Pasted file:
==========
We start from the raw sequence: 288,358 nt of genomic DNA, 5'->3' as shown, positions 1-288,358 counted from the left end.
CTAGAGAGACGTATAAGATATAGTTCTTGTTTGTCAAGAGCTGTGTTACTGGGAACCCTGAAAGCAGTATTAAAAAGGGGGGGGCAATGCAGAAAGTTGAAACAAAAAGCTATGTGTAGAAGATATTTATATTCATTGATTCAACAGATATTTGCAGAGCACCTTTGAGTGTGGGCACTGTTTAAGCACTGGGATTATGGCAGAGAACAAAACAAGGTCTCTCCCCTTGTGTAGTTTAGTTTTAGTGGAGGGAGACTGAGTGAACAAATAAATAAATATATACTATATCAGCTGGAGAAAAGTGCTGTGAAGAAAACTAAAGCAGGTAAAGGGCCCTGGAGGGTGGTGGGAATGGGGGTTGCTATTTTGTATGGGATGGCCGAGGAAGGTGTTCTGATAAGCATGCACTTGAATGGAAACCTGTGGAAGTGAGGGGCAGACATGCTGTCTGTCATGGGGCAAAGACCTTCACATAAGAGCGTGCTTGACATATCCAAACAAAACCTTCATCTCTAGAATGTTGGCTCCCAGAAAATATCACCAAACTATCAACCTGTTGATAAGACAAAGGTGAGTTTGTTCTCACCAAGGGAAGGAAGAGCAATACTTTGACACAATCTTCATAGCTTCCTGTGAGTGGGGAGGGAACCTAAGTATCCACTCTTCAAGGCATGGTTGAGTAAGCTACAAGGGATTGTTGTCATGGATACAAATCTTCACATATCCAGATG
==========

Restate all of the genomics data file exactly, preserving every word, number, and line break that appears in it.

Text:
We start from the raw sequence: 288,358 nt of genomic DNA, 5'->3' as shown, positions 1-288,358 counted from the left end.
CTAGAGAGACGTATAAGATATAGTTCTTGTTTGTCAAGAGCTGTGTTACTGGGAACCCTGAAAGCAGTATTAAAAAGGGGGGGGCAATGCAGAAAGTTGAAACAAAAAGCTATGTGTAGAAGATATTTATATTCATTGATTCAACAGATATTTGCAGAGCACCTTTGAGTGTGGGCACTGTTTAAGCACTGGGATTATGGCAGAGAACAAAACAAGGTCTCTCCCCTTGTGTAGTTTAGTTTTAGTGGAGGGAGACTGAGTGAACAAATAAATAAATATATACTATATCAGCTGGAGAAAAGTGCTGTGAAGAAAACTAAAGCAGGTAAAGGGCCCTGGAGGGTGGTGGGAATGGGGGTTGCTATTTTGTATGGGATGGCCGAGGAAGGTGTTCTGATAAGCATGCACTTGAATGGAAACCTGTGGAAGTGAGGGGCAGACATGCTGTCTGTCATGGGGCAAAGACCTTCACATAAGAGCGTGCTTGACATATCCAAACAAAACCTTCATCTCTAGAATGTTGGCTCCCAGAAAATATCACCAAACTATCAACCTGTTGATAAGACAAAGGTGAGTTTGTTCTCACCAAGGGAAGGAAGAGCAATACTTTGACACAATCTTCATAGCTTCCTGTGAGTGGGGAGGGAACCTAAGTATCCACTCTTCAAGGCATGGTTGAGTAAGCTACAAGGGATTGTTGTCATGGATACAAATCTTCACATATCCAGATG